Wednesday, February 13, 2013

Threats to the freedom to blog

In this blog entry, I would like to focus on the issues concerning the growing threats to the freedom to blog. My reasons for posting my views on the matter comes as a result of two particular developments within this month that I see as representing threats to the blogosphere. Specifically, one of the incidents is the case of Edwin Mellen Press suing a university librarian for libel (New, 2013).  Another incident is the issue of employees getting fired for user-generated content as reflected in the Applebee's waitress who posted a receipt with a customer's complaint regarding tipping (Stableford, 2013).

Both stories indicate the dangers of the growing powers of organizations and institutions to take away the freedom to create user-generated content via social media. Organisations and institutions today are able to take away the freedom of people to blog and share content via social media through
  1. law suit for libel or defamation and
  2. the threat of termination of employment. 
I note that today all human beings are affected by organisations and institutions. We are not only citizens governed by governmental institutions that regulate who are citizens and who are not, but we are also either employees of organisations or can be sued by them for rants or exchanges that we make via social media. As such, I note that the freedom of persons to blog, especially blogs critical of organisations or institutions including religious ones and businesses are in threat of being curtailed by:
  1. threats of law suit
  2. threats of disciplinary action from an employer
In light of this, I saw an interesting event by Harvard Business Review on Wednesday, 23 January 2013, the #HBRchat Topic, January 24: It’s My Job and I’ll Tweet If I Want To . While I did not participate, I noted the important questions the public chat raised:
Q1: How much freedom should employees have to discuss work problems online?
Q2: Are you comfortable using social media to complain about work?
Q3: Does your company have a policy about employee conduct on social media?
These are important questions that are increasingly relevant as our freedom to blog and share content via social media is now one that employers and other institutions are now monitoring or are planning to monitor in the future. We must note then that the freedom to blog cannot protect us from losing our jobs or from law suits from organisations and may indeed impact on what information we will be able to share and access on blogs in the future.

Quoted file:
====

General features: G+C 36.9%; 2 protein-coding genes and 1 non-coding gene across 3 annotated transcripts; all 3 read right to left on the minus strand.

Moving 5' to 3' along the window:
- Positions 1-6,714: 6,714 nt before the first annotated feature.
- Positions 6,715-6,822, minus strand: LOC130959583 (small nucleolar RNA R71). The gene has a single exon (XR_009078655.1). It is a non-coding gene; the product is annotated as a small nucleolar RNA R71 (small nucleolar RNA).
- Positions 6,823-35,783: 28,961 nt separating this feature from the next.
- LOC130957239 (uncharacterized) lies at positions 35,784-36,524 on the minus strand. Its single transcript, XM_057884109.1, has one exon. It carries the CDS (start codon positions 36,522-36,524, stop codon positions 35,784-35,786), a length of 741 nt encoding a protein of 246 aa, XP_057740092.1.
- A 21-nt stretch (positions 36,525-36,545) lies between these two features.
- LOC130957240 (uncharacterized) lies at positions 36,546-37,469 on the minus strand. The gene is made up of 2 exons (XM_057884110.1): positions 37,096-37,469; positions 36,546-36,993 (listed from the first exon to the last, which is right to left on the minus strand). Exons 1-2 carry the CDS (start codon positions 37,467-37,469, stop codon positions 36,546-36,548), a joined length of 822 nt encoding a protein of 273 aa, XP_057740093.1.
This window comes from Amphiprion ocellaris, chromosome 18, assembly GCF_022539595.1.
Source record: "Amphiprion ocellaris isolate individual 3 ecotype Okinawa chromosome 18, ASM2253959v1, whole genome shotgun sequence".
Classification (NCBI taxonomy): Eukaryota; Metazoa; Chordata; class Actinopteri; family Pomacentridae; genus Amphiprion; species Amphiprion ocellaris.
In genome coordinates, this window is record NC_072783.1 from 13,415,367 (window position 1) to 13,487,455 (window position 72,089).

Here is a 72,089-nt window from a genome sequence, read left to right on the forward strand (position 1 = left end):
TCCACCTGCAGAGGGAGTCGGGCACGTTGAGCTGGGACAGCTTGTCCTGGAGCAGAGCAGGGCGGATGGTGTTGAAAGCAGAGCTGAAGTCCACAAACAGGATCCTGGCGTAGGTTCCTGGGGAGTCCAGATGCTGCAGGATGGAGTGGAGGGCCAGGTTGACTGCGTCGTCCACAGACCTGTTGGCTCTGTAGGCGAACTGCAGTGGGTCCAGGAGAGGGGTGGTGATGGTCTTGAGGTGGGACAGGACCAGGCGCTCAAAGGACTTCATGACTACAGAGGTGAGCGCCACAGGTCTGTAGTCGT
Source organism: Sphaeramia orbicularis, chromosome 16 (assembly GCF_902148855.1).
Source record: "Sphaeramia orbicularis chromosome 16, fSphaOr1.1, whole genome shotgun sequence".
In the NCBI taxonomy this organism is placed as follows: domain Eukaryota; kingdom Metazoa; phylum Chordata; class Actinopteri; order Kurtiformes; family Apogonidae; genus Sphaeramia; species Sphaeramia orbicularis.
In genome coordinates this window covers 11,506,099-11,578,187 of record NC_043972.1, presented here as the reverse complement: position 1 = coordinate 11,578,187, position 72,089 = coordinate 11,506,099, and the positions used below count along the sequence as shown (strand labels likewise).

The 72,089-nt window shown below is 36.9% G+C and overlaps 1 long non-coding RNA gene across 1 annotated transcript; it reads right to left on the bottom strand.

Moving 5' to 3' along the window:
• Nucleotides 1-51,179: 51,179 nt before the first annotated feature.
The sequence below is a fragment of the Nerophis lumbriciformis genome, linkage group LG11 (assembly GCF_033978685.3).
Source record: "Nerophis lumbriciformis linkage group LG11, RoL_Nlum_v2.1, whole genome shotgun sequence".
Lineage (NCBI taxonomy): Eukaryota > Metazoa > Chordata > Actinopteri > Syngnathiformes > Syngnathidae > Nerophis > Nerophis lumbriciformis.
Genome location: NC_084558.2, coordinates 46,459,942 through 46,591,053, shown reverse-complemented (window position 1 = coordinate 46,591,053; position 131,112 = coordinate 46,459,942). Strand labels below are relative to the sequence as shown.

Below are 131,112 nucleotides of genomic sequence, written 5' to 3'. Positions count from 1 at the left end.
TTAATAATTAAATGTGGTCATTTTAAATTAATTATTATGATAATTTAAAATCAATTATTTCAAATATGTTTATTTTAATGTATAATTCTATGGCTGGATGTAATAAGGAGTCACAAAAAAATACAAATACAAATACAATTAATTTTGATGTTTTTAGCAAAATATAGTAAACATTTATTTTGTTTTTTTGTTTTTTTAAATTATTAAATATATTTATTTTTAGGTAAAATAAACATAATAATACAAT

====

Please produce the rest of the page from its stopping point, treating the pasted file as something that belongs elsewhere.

This brings me to the issue that such pressures will change forever the information sources that blogs are. Blogs will no longer become authentic and real sources of personal information. People instead will be censored and provide only information that they know they cannot get in trouble for. Imagine the world that this creates, where I want to find authentic and real information online about a company or an institution, and all I can find are positive stories and comments about the company and institution? No complaints? No criticism? No person's real thoughts or beliefs about that company or institution? Is that the online world that we want to live in and create?

Where are the values of freedom and freedom of information? Librarians and the information professional community need to speak out against this new online world order, where organisations and institutions are robbing individuals of the freedom to make authentic contributions to the blogosphere and user-generated content that gives us expanded realities about our world and the institutions and organizations that inhabit them.


New, J. (2013, Feb 8). Edwin Mellen Press sues university librarian for libel. The Chronicle of Higher Education Retrieved from

Stableford,  D. (2013, Jan 31). Applebee’s fires waitress who posted receipt from pastor complaining about auto-tip. Yahoo! News Retrieved from

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